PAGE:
* Labour says move would be for commercial reasons
* Move would hand unions more control - Conservatives
(Adds reaction from Conservative Party)
By Matt Scuffham and Kylie MacLellan
LONDON, April 24 Britain's Labour Party is
considering moving a 1.2 million pound ($2 million) loan with
the troubled Co-operative Bank to Unity Trust Bank,
which is controlled by the country's trade unions, sources
familiar with the matter said on Thursday.
The sources said discussions were at an early stage and
emphasised Labour would continue to bank with the Co-op, a major
lender to Britain's main opposition party.
"We constantly review our financial arrangements and any
decisions taken, including any consolidation of loans, are done
for commercial reasons," a Labour party spokesman told Reuters.
The BBC reported earlier that Labour would look to move all
its current account facilities to the Unity Trust Bank once the
loan had been moved.
Co-op Bank hit trouble last year when a 1.5 billion pound
capital shortfall was exposed, leading the mutually-owned
Co-operative Group to lose control of the business to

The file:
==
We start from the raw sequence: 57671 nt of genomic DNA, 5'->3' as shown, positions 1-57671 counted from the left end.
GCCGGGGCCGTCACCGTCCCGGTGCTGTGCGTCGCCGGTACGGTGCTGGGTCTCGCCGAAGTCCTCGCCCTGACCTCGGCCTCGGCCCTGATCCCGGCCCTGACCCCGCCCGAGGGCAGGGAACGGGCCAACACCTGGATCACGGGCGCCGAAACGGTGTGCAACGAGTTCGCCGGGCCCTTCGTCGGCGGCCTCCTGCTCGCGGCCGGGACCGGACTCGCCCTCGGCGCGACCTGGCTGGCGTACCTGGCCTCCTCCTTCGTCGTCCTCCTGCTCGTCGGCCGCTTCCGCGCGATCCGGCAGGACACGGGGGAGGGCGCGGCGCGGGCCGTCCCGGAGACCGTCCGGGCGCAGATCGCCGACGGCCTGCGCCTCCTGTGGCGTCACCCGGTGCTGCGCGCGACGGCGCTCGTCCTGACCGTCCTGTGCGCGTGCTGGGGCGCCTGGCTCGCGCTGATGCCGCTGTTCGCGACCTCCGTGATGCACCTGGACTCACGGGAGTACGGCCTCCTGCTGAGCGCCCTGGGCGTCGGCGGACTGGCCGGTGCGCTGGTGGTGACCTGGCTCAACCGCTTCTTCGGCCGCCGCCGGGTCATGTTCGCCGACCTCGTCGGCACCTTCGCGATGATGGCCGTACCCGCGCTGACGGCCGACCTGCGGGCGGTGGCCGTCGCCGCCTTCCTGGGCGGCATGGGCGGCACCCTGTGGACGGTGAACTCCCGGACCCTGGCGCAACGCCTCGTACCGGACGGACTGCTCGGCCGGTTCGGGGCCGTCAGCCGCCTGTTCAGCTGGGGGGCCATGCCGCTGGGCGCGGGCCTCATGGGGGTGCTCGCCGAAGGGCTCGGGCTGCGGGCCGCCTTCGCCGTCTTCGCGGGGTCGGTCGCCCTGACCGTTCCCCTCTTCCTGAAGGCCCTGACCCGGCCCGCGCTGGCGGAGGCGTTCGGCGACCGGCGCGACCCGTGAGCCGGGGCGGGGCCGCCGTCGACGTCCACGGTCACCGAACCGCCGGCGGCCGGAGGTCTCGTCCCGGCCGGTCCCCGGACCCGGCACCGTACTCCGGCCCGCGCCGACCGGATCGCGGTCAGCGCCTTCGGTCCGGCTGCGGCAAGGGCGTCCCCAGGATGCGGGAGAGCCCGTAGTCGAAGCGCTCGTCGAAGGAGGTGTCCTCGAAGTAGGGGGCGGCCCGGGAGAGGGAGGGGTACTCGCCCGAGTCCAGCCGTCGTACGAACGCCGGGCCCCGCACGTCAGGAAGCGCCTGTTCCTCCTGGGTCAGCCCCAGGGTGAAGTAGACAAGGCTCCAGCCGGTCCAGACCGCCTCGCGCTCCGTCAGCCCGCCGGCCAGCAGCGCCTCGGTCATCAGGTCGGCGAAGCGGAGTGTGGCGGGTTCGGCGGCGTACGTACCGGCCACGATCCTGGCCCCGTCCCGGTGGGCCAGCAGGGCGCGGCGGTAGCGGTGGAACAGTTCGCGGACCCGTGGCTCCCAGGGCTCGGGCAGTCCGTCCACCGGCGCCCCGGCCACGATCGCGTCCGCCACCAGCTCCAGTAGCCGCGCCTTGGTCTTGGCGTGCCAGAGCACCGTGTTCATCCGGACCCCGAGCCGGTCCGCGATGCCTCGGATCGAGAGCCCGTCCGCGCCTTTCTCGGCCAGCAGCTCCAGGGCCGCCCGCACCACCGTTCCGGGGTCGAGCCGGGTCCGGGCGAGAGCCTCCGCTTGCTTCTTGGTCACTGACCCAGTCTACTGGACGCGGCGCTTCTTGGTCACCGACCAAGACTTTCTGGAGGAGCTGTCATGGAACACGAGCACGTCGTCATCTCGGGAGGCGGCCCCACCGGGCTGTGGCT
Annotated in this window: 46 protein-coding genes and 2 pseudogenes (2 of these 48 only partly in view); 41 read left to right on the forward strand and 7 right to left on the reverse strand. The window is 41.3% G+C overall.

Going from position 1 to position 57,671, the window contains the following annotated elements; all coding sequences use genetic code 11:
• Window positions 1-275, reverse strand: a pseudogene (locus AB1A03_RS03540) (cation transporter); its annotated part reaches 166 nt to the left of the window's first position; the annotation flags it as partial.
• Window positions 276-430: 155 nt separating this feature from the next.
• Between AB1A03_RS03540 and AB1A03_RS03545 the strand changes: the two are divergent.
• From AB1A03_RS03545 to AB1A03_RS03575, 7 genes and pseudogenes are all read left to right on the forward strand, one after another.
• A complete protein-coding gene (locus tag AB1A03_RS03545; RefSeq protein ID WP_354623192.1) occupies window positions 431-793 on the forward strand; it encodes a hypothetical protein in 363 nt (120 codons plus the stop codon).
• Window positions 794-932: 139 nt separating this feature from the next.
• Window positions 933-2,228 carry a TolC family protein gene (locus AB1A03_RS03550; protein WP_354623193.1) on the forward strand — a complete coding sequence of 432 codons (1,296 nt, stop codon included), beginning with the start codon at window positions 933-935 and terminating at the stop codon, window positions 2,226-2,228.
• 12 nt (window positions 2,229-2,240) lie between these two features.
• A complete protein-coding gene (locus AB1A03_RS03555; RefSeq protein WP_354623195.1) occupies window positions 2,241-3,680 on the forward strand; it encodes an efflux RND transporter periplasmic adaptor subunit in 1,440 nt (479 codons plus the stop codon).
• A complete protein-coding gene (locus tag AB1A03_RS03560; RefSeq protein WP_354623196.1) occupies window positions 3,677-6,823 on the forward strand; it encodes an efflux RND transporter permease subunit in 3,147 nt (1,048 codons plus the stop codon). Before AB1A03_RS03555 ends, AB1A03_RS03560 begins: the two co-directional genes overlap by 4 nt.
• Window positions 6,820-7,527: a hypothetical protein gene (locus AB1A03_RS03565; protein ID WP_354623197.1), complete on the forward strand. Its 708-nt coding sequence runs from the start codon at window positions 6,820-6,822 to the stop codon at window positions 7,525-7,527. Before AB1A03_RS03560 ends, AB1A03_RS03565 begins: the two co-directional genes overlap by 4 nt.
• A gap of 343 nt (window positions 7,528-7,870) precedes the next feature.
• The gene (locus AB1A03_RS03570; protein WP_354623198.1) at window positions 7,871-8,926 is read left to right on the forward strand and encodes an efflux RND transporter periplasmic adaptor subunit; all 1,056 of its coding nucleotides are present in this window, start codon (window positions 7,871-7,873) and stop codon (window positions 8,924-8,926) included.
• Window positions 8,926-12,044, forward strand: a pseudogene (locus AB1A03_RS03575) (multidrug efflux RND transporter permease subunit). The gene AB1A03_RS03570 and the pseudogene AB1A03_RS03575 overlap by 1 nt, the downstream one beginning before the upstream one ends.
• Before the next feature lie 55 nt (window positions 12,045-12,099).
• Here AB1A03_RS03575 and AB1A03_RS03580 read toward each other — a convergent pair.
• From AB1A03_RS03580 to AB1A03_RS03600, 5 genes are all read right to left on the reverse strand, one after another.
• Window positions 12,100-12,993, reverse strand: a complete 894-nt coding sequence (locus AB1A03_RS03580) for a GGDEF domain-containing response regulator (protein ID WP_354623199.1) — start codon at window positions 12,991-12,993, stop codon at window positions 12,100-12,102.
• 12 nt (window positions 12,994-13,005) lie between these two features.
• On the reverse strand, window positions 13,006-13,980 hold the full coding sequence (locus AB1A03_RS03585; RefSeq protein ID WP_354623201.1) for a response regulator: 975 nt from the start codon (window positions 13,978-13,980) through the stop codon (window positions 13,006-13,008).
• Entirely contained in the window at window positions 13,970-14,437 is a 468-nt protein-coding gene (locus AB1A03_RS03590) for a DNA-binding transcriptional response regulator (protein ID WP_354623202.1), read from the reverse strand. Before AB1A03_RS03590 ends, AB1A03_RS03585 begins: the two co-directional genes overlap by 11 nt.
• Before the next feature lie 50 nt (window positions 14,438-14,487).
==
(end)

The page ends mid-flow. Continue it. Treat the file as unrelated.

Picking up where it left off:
bondholders including U.S. hedge funds.
The bank's problems were exacerbated when former chairman
Paul Flowers was charged with possessing illegal drugs.
The future of the bank remains in question after it said in
March it needed to raise another 400 million pounds to cover the
cost of past misconduct.
The bank is a 27 percent shareholder in Unity Trust Bank but
said in January that it was in talks to sell its stake. The
remaining stake is owned by trade unions.
The Conservative Party said moving the loan to Unity Trust
Bank would give unions more control over the Labour Party's
"The unions already pick the candidates, buy the policies
and choose the leader. Now (Labour leader) Ed Miliband wants
them to hold the purse strings as well," said Conservative
Chairman Grant Schapps.
Co-op Bank declined to comment.
($1 = 0.5960 British Pounds)
(Additional reporting by Andrew Osborn; Editing by Laura Noonan
and Mark Potter)